We’re living longer which is a good thing obviously, and science is getting better at helping people, you know little people survive, and adults survive but if you like, we’re not – the community’s not following through on the technology and the science and the medicine to provide quality of life.

So the numbers are growing. I also think that even though we have – the Federal – the Rudd Government has – we’ve doubled the amount of money going to states and territories from 2008 to 2013. That’s real. We have increased the pension. That’s real.

But until we recognise that having a impairment is a fact of life for some people. We have to recognise that quite often what effectively or practically disables these people are the barriers. I don’t think it’s too hard to design buildings which people in wheelchairs or mobility impairments can use. I don’t think it’s too hard to have all our buses compliant. I don’t think it’s too hard to employ more people with an impairment in the public service or indeed in the private sector. I don’t think it’s too hard to provide extra hours of early intervention to children with cerebral palsy or downs syndrome.

LEON COMPTON: Mmm. Look, what I’d like to then spend some time talking about is how a national disability insurance scheme might look. Currently we pay a Medicare levy in Australia when you get a pay check. A part of is – a part of it is going towards a national contribution towards health costs. Do you see this most reasonably as being an addition to that sort of a percentage of people’s take home pay that then goes into a federal pool?

BILL SHORTEN: Well I know people groan sometimes when politicians or people in public life don’t answer questions, I don’t want to answer the final question about how we were pay, what mechanism we would pay a system by but I would like to put some facts as they are.

First of all we’re already spending $20 billion a year, Australian, through Government, on disability, $20 billion. And you could do the mathematics on the back of a napkin, it’s $9 billion on the disabilities support pension, $4 billion plus on carer payments or up to 13, $1 billion plus in disability employment services, 14. Federal Government provides $1 billion plus a year to states for disability services, that’s 15, states and territories are spending $2 billion to $3 billion, that’s $18 billion, $19 billion. Our present system has a disproportionate number of people with intellectual disabilities in it. So we’re already – the first point to establish is we’re already spending a lot of money. The second thing is there are gaps. Aids and equipment, you know, we have 21 or 23 different aids and equipment schemes in Australia to get equipment necessary. So there’s a lot of duplication. There are gaps. There’s no question.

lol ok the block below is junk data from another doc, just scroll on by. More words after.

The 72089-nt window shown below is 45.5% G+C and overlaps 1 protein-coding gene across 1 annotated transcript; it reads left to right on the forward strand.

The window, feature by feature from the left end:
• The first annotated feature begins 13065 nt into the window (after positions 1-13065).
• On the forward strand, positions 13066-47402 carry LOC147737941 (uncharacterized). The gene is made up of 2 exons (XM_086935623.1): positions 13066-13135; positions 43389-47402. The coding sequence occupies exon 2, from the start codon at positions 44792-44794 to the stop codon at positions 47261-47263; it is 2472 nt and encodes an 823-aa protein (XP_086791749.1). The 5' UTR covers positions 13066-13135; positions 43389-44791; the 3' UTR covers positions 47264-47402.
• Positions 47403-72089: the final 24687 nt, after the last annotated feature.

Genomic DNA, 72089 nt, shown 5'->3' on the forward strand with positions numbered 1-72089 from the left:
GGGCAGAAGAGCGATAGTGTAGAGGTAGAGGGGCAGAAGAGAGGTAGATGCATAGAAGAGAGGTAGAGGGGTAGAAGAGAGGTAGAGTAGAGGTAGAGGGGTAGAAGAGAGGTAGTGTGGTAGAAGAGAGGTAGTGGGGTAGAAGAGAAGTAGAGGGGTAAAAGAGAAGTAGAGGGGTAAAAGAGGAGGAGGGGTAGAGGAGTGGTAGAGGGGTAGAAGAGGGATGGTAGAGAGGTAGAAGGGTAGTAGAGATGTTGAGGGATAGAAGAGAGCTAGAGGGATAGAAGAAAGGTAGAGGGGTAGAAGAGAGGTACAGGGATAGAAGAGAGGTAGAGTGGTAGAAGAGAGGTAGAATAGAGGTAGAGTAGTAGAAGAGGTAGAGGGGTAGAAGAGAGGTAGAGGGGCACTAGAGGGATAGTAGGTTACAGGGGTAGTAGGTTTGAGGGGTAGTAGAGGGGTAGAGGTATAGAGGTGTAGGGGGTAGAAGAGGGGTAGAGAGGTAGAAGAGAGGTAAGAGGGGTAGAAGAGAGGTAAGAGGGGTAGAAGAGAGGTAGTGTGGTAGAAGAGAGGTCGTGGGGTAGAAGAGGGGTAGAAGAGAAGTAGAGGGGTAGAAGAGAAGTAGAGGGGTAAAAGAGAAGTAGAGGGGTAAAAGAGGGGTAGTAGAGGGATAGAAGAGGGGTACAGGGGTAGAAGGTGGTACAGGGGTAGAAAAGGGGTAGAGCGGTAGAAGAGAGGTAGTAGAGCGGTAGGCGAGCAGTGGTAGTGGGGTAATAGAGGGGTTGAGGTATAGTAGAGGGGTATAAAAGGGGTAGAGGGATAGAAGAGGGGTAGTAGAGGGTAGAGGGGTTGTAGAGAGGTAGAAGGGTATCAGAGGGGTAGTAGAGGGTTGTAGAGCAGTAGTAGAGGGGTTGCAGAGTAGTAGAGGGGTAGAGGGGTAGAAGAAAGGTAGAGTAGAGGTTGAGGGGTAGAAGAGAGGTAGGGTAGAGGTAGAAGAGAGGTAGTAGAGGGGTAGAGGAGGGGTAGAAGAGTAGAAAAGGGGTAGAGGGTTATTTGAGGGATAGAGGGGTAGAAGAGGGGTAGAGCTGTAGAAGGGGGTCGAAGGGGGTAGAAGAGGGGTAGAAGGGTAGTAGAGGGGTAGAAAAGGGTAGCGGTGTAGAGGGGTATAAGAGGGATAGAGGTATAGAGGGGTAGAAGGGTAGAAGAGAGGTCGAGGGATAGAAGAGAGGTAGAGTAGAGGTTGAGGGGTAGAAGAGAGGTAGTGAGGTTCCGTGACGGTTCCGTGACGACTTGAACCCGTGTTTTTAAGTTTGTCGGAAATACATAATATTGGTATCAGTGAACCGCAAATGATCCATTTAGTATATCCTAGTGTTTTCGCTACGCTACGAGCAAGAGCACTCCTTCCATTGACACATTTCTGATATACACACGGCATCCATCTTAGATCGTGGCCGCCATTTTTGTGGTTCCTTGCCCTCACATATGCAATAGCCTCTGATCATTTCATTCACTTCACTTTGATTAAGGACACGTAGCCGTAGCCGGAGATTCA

LEON COMPTON: Can I ask you something? Is the reason that you don’t want to talk about this because – and already we see this starting to happen in the political to-ing and fro-ing that the allegation will immediately be heard that you – that we’re talking about raising taxes in an election year et cetera, when what you’re doing also is giving no opportunity for people who might want to say, gee a half a per cent more of my tax if it helps do something – or half a per cent more of my pay check if it helps do something towards what Bill Shorten’s talking about. I’d be prepared to pay that. People who want to have that discussion are not going to easily have the chance?

BILL SHORTEN: No, well they will. First of all the Productivity Commission enquiry is due to report in – at the end of June next year and in the interim there’s going to be two issues papers and discussion papers.

There’s an opportunity to make submissions. Already the Productivity Commission has received twice as many submissions about disability reform as it’s every received on any other topic in the history of the Productivity Commission. That’s including gambling reviews, paid parental reviews, the importation of books. So there’s an appetite, there is a hunger to have solutions for disabilities, so people will be able to have that discussion through that commission.

The second point and I think this is a pretty basic point that I want to make is there’s not question in my mind that we’ll have to have a debate about how we find this scheme but I don’t want to make the mistake of discussing how we fund the scheme before we know what a scheme it looked like.

If I was going to sell you a motorcar, I don’t want to talk to you about the price before you know what you’re buying. Australians are not silly and they will weigh up value for money. And if there’s a scheme that emerges, people will say I can see that, I can – do you know what I mean?

People – I think Australians don’t want, and I’m not into extra taxes per se and if you’re going to ask people to look at a new idea we should spend the time thinking through the whole system, what it looks like, how it works on the ground, someone once said that the – a good idea is most vulnerable in its implementation stage. So I would like to learn from past mistakes and have a scheme which people can see how it works. How does the compensation schemes work for – in area which are functioning. What happens overseas? Then you can have a discussion about the cost of it. So I’m not ducking the big issue of costs. But it’s premature to look at costs when (1) we’re spending a lot of money already and maybe we could spend that better, (2) people will have a chance to have that discussion and (3) we should have a look at what it is that we’d be buying before we discuss what we pay.

LEON COMPTON: Bill Shorten, it’s been – it does make sense, it’s been interesting to talk to you this morning. Thank you for sharing your time.